A desk research methodology was used to gather already existing data from published sources in books, articles and journals as well as online data that are relevant to the topic under investigation. Creswell (2009:10) attested that when using a desk study, one will be gathering data without directly engaged in fieldwork. Furthermore, desk research can be defined as (Hakim 1982):

A tributary examination of a prevailing information that presents clarifications, suppositions or evidence supplementary to, or diverse from, those obtainable from the first account on the entire enquiry and its key outcome. (p. 1)

In the context of this study, the term desk research is used in a broader sense to include every data collected without direct participation in the fieldwork. Furthermore, this research uses this method to gather information from published books both hard copies and electronic books, articles and journals by some African theologians who wrote on issues of decolonisation and contextualisation of theological education. Using already existing data is an alternative possibility for researchers who could not have enough resources and time to carryout interviews in the field. According to some scholars such as Andrews et al. (2012) and Smith (2011):

Desk study investigation is a practical method that employs similar essential research ideology as studies using primary data and has rules to be followed just as any research method. Even though secondary data enquiry is further defined as a logical research method, nevertheless, not many frameworks are obtainable to direct researchers as they carry out desk research data analysis. (p. 13; p. 920)

The advantage of using already assembled data is that it saves financial resources in transport and other logistics involved in the collection of data. It also affords equal opportunity to all researchers counting or embracing the apprentices and shapes aptitude for empirical research. Furthermore, it is quicker to conduct desk research as one skips other time-consuming research steps.

Biblical perspective on theological education

The importance of education dates back to biblical times that has undergone transformation to suit various contexts. From the Patriarchs, education started with giving instructions to the Israelite parents to teach their children, what God taught them as instructed in Deuteronomy 11:18–19. It is also in the book of Proverbs where references to education and learning methods are enshrined as guide to humanity, (Pr 22:6, 8:10–11, 17–21). It is in the book of Proverbs where human beings were urged to value education more highly than wealth as stated in the above verses. Those who would value education will have sound judgement that leads to prosperity, honour, and a rich inheritance.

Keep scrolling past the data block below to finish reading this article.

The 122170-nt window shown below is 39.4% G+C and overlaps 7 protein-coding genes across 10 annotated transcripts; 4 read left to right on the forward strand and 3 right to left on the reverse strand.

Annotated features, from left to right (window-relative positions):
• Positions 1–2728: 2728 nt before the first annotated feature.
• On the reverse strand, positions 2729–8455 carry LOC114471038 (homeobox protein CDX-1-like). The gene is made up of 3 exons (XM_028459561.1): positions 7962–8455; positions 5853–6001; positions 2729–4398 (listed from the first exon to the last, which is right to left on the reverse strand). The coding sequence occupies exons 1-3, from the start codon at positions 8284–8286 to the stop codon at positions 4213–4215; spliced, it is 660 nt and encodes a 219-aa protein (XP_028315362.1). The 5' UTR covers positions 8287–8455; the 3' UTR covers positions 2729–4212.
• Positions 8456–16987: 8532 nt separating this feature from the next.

Apart from the Old Testament view, theological education should get insights from Jesus’ model of teaching. Jesus is considered to be the greatest teacher ever known as evidenced by the impact he had during his life time on earth (Mumuni 2018:345; see also Ango & Rutoro 2020:152). Ango (2018:108) admitted that theological educators need to engage with learners in dialogue, reflection, critical thinking, and action which are the methodologies that Jesus used in the story of Nicodemus who was an intellectual, even with his disciples who were regarded as ignorant, and also with the Samaritan woman at the well. Jesus answered their questions through asking searching questions as well as engaging them into critical dialogue that resulted into praxis.

In his method of teaching, Jesus answered his audience’s questions by throwing back a question to the one who asked, for the one to reflect and provide self with an answer. He was unlike some teachers who respond to questions directly or even felt being challenged by the learners. In the Bible (Lk 10:25–28), Jesus answered an expert of the law’s question using this method of questioning:

‘Teacher,’ he asked ‘what must I do to inherit eternal life?’

‘What is written in the law?’ Jesus replied. ‘How do you read it?’

He answered, ‘Love the Lord your God with all your heart and with all your soul and with all your strength and with all your mind,’ and ‘Love your neighbour as yourself.’

‘You have answered correctly,’ Jesus replied. ‘Do this and you will live.’

From the conversation held the learner seem to have not been convinced with Jesus’ answer which, just confirmed what he already knew hence, he asked a follow up question. ‘And who is my neighbour?’ (Lk 10:29). Jesus did not give a direct answer. Rather he told a parable of the good Samaritan. From the parable, he asked his learner a question that provoked him to think. ‘Which of these three do you think was a neighbour to the man who fell into the hands of robbers?’ (Lk 10:36).

From the above one can deduce that Jesus was using the questioning technique to search for answers from those around him by provoking them to think for themselves instead of being spoon fed. For Mburu (2019:72), hermeneutics requires the use of certain methods or techniques in order to produce reliable results. Therefore, African interpreters of the Bible particularly theological college lecturers, must be alert to the need of giving a theological translation that connects with where African people are in their cultures. As the church is an interface of contact between the Christian faith and the culture, therefore contextualisation is essential if the biblical message is to be understood for what it is.

The call for new critical perspectives